Researchers attempt to protect bees from parasites

By Krystle Wagner (Last updated: 12/09/09 9:46pm)

MSU researchers are one step closer to protecting honeybees from parasites.

Entomology professor Ke Dong led a group of MSU researchers in finding why varroa mites — parasites that kill the bees — are resistant to tetrodotoxin, a poisonous insecticide compound used to kill the parasites.

Dong said researchers compared gene sequences of the parasites to look at the sodium channel mutation to find which genes are responsible for insecticide resistance. The project’s results were published in the December issue of “The Journal of Biological Chemistry.”

“We looked in to sodium channel genes and found mutations in the gene,” Dong said. “You have a susceptible insecticide population and resistant population.”

Entomology associate professor Zachary Huang, who worked on the project, said bees play a role in the pollination of apples, blueberries, cherries, cucumbers, peaches and other foods.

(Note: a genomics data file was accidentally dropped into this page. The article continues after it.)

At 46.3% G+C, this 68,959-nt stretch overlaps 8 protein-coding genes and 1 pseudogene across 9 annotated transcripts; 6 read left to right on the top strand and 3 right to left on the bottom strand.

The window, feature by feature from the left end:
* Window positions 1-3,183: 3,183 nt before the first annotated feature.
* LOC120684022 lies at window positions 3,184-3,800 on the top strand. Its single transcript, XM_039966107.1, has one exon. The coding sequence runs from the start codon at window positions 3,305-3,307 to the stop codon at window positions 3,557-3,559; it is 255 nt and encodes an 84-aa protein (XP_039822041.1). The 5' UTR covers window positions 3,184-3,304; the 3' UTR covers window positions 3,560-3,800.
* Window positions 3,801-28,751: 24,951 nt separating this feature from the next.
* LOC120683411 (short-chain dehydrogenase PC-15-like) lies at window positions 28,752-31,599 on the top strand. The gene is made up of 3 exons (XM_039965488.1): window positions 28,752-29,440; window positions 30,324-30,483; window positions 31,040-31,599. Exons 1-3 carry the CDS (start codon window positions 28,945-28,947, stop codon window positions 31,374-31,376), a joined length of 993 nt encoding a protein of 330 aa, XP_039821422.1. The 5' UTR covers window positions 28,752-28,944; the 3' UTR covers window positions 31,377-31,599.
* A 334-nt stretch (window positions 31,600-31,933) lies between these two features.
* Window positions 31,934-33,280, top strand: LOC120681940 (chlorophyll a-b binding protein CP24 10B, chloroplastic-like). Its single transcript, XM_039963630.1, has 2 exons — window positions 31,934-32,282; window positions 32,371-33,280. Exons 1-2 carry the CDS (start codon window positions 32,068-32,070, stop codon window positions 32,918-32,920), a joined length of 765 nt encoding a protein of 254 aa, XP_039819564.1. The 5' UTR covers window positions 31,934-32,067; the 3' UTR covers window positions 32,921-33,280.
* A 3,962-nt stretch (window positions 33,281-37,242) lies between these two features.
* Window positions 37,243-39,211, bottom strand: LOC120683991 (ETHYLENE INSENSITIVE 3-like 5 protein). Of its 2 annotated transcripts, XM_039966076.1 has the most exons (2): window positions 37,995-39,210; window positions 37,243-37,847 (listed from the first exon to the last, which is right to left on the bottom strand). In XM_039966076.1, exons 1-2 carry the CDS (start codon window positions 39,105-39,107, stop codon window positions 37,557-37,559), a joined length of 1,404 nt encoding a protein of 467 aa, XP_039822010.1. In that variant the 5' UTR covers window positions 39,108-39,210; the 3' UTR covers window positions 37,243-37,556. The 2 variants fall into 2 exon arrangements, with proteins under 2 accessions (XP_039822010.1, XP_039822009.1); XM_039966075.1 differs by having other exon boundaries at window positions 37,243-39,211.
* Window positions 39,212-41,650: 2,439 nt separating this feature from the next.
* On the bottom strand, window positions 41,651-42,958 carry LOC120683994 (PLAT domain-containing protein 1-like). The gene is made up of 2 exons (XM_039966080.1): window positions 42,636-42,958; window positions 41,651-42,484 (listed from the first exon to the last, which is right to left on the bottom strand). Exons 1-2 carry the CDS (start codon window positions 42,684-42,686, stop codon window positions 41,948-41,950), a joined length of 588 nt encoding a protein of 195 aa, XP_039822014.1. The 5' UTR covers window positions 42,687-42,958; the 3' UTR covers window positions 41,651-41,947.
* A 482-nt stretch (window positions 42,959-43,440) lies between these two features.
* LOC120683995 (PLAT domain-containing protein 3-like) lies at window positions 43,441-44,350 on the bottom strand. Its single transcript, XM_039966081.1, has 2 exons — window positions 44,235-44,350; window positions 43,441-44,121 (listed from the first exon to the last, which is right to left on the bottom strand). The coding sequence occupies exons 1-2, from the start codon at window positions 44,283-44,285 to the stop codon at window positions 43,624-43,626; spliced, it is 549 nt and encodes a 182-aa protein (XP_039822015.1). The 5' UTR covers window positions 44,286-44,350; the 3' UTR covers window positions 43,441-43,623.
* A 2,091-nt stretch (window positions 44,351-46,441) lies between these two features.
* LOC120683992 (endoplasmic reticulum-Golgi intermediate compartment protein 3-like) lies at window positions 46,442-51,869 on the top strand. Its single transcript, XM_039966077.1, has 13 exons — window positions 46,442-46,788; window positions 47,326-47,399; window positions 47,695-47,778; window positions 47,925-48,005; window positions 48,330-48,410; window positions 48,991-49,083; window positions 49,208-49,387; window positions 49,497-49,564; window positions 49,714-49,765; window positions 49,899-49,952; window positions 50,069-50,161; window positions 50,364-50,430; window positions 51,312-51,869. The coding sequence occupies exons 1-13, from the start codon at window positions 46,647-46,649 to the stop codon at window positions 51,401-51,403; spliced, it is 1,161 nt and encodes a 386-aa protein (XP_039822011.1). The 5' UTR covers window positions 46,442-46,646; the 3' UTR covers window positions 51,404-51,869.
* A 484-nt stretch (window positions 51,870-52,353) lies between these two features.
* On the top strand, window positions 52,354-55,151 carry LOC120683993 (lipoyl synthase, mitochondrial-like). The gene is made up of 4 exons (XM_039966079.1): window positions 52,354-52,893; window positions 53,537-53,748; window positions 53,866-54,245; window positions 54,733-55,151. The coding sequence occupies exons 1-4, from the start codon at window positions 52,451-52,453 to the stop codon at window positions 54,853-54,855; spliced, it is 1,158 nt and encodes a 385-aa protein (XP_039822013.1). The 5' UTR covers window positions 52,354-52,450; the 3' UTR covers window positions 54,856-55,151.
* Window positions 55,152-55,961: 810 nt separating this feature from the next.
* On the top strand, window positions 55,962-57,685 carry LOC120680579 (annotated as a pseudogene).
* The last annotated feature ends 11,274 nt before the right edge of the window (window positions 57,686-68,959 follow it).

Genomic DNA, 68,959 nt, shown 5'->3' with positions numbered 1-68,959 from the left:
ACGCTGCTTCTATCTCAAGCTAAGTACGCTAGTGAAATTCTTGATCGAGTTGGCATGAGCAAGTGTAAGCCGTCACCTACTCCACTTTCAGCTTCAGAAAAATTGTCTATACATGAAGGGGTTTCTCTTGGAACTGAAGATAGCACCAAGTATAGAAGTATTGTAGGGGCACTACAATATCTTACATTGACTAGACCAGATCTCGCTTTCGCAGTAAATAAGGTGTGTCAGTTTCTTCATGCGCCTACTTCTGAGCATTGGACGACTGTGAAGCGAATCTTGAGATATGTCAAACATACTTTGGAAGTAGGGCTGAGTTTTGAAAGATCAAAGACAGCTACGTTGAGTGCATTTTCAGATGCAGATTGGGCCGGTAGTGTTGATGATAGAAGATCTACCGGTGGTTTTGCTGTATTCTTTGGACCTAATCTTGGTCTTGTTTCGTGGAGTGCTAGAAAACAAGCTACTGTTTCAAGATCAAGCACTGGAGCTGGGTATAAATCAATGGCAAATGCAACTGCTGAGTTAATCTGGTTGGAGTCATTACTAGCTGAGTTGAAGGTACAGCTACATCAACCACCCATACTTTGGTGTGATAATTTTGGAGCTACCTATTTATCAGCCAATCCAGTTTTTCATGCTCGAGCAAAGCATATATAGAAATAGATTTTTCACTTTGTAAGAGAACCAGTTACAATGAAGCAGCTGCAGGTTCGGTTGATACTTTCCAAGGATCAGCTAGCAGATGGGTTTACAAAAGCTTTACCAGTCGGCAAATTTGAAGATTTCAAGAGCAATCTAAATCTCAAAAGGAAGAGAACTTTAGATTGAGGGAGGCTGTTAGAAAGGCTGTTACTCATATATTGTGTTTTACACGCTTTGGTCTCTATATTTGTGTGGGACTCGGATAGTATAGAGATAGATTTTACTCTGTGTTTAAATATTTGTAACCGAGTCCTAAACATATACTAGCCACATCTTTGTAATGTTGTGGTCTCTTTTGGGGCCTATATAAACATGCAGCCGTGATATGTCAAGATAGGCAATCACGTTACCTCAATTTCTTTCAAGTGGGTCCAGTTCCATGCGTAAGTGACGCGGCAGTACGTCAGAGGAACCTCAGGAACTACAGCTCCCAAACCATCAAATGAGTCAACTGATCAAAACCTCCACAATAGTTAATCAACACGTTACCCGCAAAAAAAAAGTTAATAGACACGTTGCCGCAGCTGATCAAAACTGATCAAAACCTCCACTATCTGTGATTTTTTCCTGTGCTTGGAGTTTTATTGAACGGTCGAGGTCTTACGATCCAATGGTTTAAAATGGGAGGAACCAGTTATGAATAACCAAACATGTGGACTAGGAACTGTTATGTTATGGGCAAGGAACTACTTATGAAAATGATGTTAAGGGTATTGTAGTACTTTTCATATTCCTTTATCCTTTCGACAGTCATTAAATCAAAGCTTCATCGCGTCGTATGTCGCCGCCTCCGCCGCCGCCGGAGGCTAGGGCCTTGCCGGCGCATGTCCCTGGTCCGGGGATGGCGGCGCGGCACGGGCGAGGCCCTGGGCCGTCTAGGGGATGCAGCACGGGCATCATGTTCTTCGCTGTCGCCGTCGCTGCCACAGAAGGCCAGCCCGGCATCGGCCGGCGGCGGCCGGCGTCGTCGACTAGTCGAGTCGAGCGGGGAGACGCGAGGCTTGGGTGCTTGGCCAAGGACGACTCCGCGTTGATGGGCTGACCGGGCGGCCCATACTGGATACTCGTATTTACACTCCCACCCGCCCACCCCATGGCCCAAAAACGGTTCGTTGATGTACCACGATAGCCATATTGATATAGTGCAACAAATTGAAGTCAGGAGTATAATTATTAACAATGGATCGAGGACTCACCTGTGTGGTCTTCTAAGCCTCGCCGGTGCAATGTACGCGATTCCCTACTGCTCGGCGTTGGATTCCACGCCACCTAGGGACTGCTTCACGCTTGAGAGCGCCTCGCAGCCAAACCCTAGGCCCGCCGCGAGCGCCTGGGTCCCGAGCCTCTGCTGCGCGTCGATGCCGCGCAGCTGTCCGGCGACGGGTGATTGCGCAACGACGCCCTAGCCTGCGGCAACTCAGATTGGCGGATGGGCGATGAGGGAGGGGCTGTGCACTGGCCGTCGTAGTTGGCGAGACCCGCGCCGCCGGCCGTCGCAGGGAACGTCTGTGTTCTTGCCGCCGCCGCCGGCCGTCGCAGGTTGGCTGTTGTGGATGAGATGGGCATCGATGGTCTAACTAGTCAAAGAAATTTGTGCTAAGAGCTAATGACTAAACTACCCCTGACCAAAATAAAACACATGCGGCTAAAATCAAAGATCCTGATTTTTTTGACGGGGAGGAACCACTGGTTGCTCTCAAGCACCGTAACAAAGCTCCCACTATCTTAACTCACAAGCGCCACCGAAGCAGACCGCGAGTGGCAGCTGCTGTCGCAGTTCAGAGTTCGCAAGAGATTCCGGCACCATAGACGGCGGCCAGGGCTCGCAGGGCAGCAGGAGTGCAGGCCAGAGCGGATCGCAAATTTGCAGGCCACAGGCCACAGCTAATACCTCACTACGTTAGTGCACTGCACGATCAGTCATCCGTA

“Those fruits and vegetables depend on bees and mites kill bees,” Huang said. “We are trying to find new ways to control the mites because they become resistant to chemicals.”

Project GREEEN, an MSU-based plant agriculture initiative, provided $84,000 in initial funding from 2003 to 2004. The U.S. Department of Agriculture, or USDA, funded the project from September 2004 through August 2007 and BASF funded the project in 2008. Researchers spent the past year writing the project’s results, Dong said.

“Our study demonstrates (that) a sodium channel can be expressed without any other protein,” Dong said.

Judy Schmaltz, owner of Jodi Bee Honey Farm, Inc., in Clarkston, Mich., said she hopes it might become a way to save the honeybees on her farm.

“We lose a lot of bees over winter,” Schmaltz said. “Mites weaken the bees and the bees get viruses.”

Schmaltz said her farm of 150 hives typically loses between 50 to 75 percent of the honeybee crop during the winter because of the varroa mites.

Although Schmaltz said she replaces the lost honeybees, it comes with a cost to her farm.

“(With the chemical) we wouldn’t have to replace bees,” Schmaltz said. “When you replace the bees and you would do that in the spring, you only have a small (amount of bees) in April. It affects the honey crop.”

Huang said that protecting the honeybees has the potential to help the economy.

“Mites are basically a parasite for honeybees and kills economies in year or two if it’s not treated,” Huang said.
Originally Published: 12/09/09 9:46pm


Author: Zachary Huang

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